It was this idea of exploring different levels of consciousness that led me to explore the act of listening and drawing with different levels of self-consciousness.
Pillar I: While listening to three different versions/translations of the play Antigone, I drew “blind”, choosing materials at random and without knowledge of colour, whilst responding to the voices and story. I layered the three drawings, each appx. 1.5 hours in length (depending on the length of the reading of the play), on top of one another on a single piece of paper. After each play I had the drawing documented by an assistant, so I would not see the work until the drawing was complete.
Pillar II: During the drawing of the initial pillar, I created a sound recording of the act of drawing. I listened to these recordings while drawing Pillar II, responding to the sounds of the drawing tools on the paper, the sounds of my unconscious noises/breathing/mumblings, and even the unique sound of the plastic on top of the carpet that I was standing on.
Pillar III: I chose the translation that was closest to Butler’s Antigone’s Claim and listened to it once through, allowing myself the ability to see what I was drawing and with the knowledge of what the other two pillars looked like.
The Number Three: The number three carries several different references within this project. I was aware that Antigone was the third play in the series, after Oedipus Rex and Oedipus at Colonus. There is also a long history within Greek mythology with the number three, there are the Three Rulers; Zeus, Poseiden, and Hades, as well as the Three Charities and the three Moeraes.
Blind Drawing: There is the reference to Antigone’s father, Oedipus, blinding himself in Oedipus Rex, and to the character of the blind prophet Tiresias. However, I am additionally considering this as an act of embodying a response to the concept of Antigone’s death by entombment, the punishment for burying her brother. I was thinking of her entombed alive in a dark place, unable to see.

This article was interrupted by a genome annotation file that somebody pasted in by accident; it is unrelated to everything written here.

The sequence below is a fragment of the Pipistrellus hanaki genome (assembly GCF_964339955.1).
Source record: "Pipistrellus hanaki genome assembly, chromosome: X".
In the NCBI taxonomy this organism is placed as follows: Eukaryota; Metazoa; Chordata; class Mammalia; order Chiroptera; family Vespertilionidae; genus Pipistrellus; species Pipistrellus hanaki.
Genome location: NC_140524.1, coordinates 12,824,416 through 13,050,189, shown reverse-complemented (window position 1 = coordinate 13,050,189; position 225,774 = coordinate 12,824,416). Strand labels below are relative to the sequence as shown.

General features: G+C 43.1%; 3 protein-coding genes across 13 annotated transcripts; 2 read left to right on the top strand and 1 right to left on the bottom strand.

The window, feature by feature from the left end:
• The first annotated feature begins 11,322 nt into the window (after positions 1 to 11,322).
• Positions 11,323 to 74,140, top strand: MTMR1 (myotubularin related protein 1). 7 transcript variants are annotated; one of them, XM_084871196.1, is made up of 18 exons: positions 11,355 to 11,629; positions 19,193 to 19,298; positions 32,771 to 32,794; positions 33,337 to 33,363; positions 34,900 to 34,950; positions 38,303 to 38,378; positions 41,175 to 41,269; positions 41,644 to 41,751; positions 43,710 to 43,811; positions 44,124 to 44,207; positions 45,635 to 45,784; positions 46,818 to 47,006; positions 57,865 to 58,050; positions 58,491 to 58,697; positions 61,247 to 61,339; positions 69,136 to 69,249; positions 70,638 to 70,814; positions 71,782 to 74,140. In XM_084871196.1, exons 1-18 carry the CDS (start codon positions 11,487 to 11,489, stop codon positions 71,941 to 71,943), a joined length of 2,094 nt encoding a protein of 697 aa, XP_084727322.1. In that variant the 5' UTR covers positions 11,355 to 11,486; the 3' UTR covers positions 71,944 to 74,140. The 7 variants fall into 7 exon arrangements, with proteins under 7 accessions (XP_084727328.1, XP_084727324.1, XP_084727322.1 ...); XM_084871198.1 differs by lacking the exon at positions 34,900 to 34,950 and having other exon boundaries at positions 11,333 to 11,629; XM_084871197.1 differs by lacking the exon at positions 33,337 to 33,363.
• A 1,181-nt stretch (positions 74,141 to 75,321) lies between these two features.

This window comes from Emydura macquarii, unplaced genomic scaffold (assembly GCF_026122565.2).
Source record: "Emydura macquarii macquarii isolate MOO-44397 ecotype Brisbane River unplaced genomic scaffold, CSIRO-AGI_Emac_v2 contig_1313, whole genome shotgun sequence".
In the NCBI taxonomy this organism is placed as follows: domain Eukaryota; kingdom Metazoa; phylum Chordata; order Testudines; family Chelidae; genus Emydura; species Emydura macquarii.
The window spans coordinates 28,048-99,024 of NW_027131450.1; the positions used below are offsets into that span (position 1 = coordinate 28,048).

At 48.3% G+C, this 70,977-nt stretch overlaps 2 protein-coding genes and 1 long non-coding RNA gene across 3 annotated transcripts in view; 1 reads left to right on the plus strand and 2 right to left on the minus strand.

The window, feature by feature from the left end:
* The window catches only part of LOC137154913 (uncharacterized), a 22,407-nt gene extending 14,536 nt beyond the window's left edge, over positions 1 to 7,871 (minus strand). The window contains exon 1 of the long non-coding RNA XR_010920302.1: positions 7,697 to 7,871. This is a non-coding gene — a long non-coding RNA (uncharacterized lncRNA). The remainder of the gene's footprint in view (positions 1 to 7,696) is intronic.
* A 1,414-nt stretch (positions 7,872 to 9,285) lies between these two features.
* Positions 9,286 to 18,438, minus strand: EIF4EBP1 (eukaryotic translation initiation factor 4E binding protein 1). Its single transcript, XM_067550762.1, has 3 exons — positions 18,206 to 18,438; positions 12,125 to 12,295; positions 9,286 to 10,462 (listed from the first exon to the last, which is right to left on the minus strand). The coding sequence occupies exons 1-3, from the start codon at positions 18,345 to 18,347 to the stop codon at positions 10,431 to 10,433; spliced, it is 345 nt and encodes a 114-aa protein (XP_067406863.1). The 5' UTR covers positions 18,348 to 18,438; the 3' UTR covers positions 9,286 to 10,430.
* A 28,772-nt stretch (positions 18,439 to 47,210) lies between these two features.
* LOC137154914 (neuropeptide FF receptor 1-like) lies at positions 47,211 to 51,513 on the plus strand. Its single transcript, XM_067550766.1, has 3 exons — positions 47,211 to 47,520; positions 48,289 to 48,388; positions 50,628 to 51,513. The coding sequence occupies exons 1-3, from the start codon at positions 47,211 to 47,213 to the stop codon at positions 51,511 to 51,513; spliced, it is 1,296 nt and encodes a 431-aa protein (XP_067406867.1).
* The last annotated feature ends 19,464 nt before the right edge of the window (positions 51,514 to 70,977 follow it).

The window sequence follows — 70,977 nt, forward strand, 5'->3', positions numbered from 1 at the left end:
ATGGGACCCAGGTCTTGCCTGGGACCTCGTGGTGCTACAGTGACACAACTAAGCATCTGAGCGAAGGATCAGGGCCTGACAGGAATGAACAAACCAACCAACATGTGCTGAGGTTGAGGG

Through the act of blind drawing, I feel that one can enter a state of movement that is less self-conscious, where you are responding to sound and are present in the moment. This process of drawing is incredibly intuitive for me.
Sound: The use of sound in this piece is an important aspect of my current research. I am interested in methods of documentation and recording that are not tied to the photographic image. The initial impetus for recording the sound of my drawing was simply to hear what my unconscious noises may be. However, although working with sound is incredibly new to me, once I began the process of listening and responding to the recordings during the creation of the second pillar, I knew that the finished work would require a sound element.
It was important for the work that the play itself became secondary to the repetition and response recorded in the drawings, which is why there is not any of the play to be heard in the sound component. I am specifically interested in the unconscious sounds that came about through the process of completing the drawing. By being an ambient and perhaps slightly atmospheric sound, it was my desire that the sound element would add an additional layer to the experience of viewing the pillars.
This work was exhibited at the University of Dundee's 2019 Arts and Humanities Post Graduate Conference, Arts and Humanities in the Community: Past, Present, and Future.